Chumming attracted other fish. "We attracted quite a few fluke and sea bass," Wicklund says. "The fluke, large ones, came in by the droves, and they weren't frightened by our presence. This is unusual. Ordinarily they're so wary of divers that they won't let them get close. We also attracted cunner, a trash fish. They were very aggressive and fed out of the hand. The sea bass stayed outside the other fish; then when the crowd broke up slightly they came in. But when the fluke came in, everything left. Everything gave them a wide berth."
Wicklund's descents are made with another diver in a cage because of the danger of shark attack. Once he and a companion, a college student who was working at Sandy Hook for the summer, were diving at night when the lights on the cage began to explode. "Using lights underwater was a new experience for us," Wicklund recalls, "and we decided to clear out fast. We thought we might be electrocuted. But the diver with me came right back in again and slammed his end shut. It seems that just as he started to leave, a hammerhead came out of nowhere and brushed against him. Before that happened again, he decided that he'd take his chances inside again. And so did I."
In the last couple of years, sharks, especially makos, have become a sought-after game fish off Long Island and the Jersey coast. For the angler who is unable to afford the marlin fishing off Bimini or Panama, a 500-pound mako makes a very fine substitute indeed. Since 1961 John Casey has been in charge of shark research at Sandy Hook. Like his fellow scientists at the lab, Casey more or less drifted into marine biology. Studying upland game at the University of New Hampshire, he happened to become interested in the sea when he took a summer course at the Woods Hole Oceanographic Institution.
"When the laboratory started in 1961, we had a mild interest in sharks, mainly from the point of view of curiosity," Casey says. "We had no set programs, but from time to time we would examine catches that sportsmen brought in. Then the Smith Research and Development Corporation got in touch with Dr. Walford. Smith Research is associated with J. Howard Smith, Inc., a commercial menhaden company located in Lewes, Del. and Port Monmouth, N.J. There was a strong feeling among residents of coastal areas, particularly here in Jersey, that the menhaden boats were bringing sharks in close to shore and that the sharks were a danger to swimmers. Smith Research asked us if this were true, and our answer was that no one knows. Smith Research then suggested that the laboratory conduct a survey of sharks in this area and use their research vessel. There were no strings attached. We didn't have our boat, Challenger, at the time, and it looked like a fine opportunity to find out something about sharks. The main thing with Smith Research was that they wanted people to know that they were concerned.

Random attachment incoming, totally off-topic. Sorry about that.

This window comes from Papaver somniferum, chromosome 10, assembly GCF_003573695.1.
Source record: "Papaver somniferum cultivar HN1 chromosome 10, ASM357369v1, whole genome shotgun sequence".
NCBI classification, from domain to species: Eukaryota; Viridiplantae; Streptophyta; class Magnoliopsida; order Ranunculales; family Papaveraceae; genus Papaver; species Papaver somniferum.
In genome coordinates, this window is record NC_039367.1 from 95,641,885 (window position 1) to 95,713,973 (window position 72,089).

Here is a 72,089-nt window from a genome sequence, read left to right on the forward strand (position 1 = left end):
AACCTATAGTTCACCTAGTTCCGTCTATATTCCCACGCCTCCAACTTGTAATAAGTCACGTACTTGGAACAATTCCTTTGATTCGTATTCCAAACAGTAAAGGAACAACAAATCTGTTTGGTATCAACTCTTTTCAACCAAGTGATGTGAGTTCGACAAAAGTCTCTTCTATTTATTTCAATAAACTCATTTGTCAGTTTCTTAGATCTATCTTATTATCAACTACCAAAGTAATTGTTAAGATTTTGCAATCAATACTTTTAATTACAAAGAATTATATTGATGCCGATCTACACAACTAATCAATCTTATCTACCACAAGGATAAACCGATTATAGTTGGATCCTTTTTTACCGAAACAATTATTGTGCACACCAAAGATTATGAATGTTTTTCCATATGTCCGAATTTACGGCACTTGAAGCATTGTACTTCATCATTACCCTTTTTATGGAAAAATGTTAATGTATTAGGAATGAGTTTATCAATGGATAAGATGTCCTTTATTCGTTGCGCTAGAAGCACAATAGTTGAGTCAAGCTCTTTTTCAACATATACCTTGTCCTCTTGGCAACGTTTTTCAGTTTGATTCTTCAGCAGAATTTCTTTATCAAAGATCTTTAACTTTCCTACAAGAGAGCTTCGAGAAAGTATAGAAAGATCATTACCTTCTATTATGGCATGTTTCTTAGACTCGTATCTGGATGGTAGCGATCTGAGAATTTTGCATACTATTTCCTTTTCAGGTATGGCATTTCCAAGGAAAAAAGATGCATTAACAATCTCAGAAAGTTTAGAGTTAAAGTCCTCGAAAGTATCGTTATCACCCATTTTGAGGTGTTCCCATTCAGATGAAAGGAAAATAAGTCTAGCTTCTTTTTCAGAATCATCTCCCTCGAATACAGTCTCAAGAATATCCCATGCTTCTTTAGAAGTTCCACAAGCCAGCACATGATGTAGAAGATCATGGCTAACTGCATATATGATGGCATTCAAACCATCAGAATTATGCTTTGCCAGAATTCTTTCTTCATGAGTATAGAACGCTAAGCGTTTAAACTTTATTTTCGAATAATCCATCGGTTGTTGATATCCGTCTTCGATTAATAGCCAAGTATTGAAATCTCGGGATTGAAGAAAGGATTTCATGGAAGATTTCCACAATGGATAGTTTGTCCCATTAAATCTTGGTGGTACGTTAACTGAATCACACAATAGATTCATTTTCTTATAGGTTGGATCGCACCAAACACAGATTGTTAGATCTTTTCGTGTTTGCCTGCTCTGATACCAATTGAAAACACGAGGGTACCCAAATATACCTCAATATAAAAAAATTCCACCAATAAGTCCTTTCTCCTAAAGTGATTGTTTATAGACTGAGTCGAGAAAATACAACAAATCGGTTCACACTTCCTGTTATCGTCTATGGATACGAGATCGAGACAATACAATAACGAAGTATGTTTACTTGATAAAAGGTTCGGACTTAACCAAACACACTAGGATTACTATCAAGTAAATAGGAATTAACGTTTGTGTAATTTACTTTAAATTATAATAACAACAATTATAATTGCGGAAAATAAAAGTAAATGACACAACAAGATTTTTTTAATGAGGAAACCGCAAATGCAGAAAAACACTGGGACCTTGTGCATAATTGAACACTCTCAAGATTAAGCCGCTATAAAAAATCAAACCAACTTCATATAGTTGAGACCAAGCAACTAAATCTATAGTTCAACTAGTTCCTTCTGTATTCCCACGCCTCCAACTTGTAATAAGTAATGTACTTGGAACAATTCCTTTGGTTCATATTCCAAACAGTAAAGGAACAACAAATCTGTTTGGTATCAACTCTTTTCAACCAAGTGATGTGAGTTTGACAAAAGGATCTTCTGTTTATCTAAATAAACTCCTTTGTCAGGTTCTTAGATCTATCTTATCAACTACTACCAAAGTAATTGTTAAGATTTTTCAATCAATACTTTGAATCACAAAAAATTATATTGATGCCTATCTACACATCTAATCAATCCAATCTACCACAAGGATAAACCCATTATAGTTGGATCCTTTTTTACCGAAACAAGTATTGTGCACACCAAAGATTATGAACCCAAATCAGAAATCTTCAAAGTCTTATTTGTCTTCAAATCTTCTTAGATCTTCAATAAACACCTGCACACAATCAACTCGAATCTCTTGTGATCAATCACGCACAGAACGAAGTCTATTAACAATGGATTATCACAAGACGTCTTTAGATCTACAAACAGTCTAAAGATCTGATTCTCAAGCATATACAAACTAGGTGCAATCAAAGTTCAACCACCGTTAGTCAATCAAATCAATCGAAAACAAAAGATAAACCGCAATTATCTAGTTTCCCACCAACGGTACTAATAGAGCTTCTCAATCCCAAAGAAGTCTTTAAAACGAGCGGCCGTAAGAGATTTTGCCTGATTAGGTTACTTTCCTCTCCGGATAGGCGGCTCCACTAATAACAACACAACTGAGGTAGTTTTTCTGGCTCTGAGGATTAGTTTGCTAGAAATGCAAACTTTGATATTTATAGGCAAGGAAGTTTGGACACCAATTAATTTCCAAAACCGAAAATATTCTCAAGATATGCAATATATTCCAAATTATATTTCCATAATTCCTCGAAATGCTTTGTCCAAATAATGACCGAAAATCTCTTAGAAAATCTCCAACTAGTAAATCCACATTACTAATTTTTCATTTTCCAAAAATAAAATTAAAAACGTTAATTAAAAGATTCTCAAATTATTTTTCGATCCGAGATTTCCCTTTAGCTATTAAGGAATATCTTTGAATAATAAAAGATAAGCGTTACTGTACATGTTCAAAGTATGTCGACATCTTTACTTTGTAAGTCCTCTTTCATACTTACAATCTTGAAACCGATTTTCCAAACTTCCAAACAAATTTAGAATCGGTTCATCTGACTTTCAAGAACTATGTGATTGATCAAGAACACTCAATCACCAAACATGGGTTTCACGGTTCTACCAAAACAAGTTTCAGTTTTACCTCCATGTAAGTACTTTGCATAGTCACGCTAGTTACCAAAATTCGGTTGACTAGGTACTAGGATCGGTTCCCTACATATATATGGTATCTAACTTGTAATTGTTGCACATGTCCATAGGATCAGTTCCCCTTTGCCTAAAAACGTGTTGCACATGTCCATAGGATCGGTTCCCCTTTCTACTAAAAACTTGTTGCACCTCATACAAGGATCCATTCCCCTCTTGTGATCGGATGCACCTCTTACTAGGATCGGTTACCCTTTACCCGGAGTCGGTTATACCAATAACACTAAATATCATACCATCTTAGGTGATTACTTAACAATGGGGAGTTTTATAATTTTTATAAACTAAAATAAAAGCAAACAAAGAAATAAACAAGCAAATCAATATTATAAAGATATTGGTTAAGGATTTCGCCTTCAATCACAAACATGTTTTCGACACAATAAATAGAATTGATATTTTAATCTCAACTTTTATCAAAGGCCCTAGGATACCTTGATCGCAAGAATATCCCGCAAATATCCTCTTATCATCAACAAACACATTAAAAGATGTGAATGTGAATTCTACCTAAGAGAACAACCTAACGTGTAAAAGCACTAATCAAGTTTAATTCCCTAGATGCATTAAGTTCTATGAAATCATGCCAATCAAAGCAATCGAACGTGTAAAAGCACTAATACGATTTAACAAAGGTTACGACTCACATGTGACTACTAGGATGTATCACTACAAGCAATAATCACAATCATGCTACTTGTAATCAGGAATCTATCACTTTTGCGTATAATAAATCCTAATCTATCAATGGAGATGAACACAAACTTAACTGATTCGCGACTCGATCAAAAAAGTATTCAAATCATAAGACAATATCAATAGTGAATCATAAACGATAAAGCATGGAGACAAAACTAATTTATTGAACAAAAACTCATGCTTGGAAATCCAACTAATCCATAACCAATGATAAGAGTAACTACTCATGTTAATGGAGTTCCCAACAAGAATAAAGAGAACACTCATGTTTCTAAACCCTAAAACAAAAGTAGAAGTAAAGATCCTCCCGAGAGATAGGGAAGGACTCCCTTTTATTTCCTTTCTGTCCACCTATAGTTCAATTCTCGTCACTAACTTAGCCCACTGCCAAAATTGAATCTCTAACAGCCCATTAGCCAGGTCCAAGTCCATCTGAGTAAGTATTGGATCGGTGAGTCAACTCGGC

"In August of 1961 we decided that the most practical thing we could do with the 85-foot trawler that Smith Research put at our disposal was to hold a general survey of sharks in the middle Atlantic bight, the area of coast that sweeps in from Cape Cod to Cape Hatteras. Out of that we picked an area for study, from Jones Inlet on Long Island to Cape Henlopen, Del. What we were after was species—composition, abundance, seasonal occurrence, distribution, sizes, food and reproductive habits. Then we wanted to relate these life-history factors to the physical and biological factors in the environment—the temperatures, depth, currents, salinity, wind direction. These were the broad objectives of the program. Since then we've carried on with it and expanded certain parts.
"The area we chose for study pretty much straddled the Jersey coast. The shore line was divided into eight areas, called transects, and the boundary line of each transect extended 40 miles to sea. For the hydrographic part of the survey we took surface-to-bottom temperatures, salinity samples, threw over drift bottles to study surface currents and threw over bottom drifters. This was done every five miles along the boundary line of each transect. The actual survey of sharks was done by long-line fishing, and we did enough fishing so that we feel we have a representative picture of the distribution of sharks in the overall area. We got white sharks—the most dangerous in this area—tiger sharks, duskies, threshers, makos, two species of hammerhead, dogfish, sandbar sharks [brown sharks] and sand sharks. Of the larger sharks, the sandbar and the dusky are the most common, and the tiger, the white and the hammerhead are not unusual. We studied their food habits, and 37 different food items, including shellfish, pelagic and bottom-dwelling fishes and garbage and offal, were found in their stomachs. For instance, we found a whole side of bacon, packages of sausage, cellophane and aluminum foil. We also found the remains of fish that had been cleaned aboard boats and then thrown overboard, though I'm sort of leery of saying this because it sounds like sportsmen are throwing over foods that attract sharks. Sharks are opportunistic feeders that take garbage and offal from boats, but they are not in any way dependent on this. Most of their food comes from nature, primarily bottom fishes—hakes, sea robins, goosefish. These are not too important from the sport-fishing standpoint. However, some of the more important and faster sharks, the makos and whites, feed on bluefish, menhaden, squid and those fishes associated with midwater or surface zones. Thus sharks are likely to be concentrated wherever natural foods are. It wasn't the Smith boats that were attracting sharks; it was the schools of menhaden.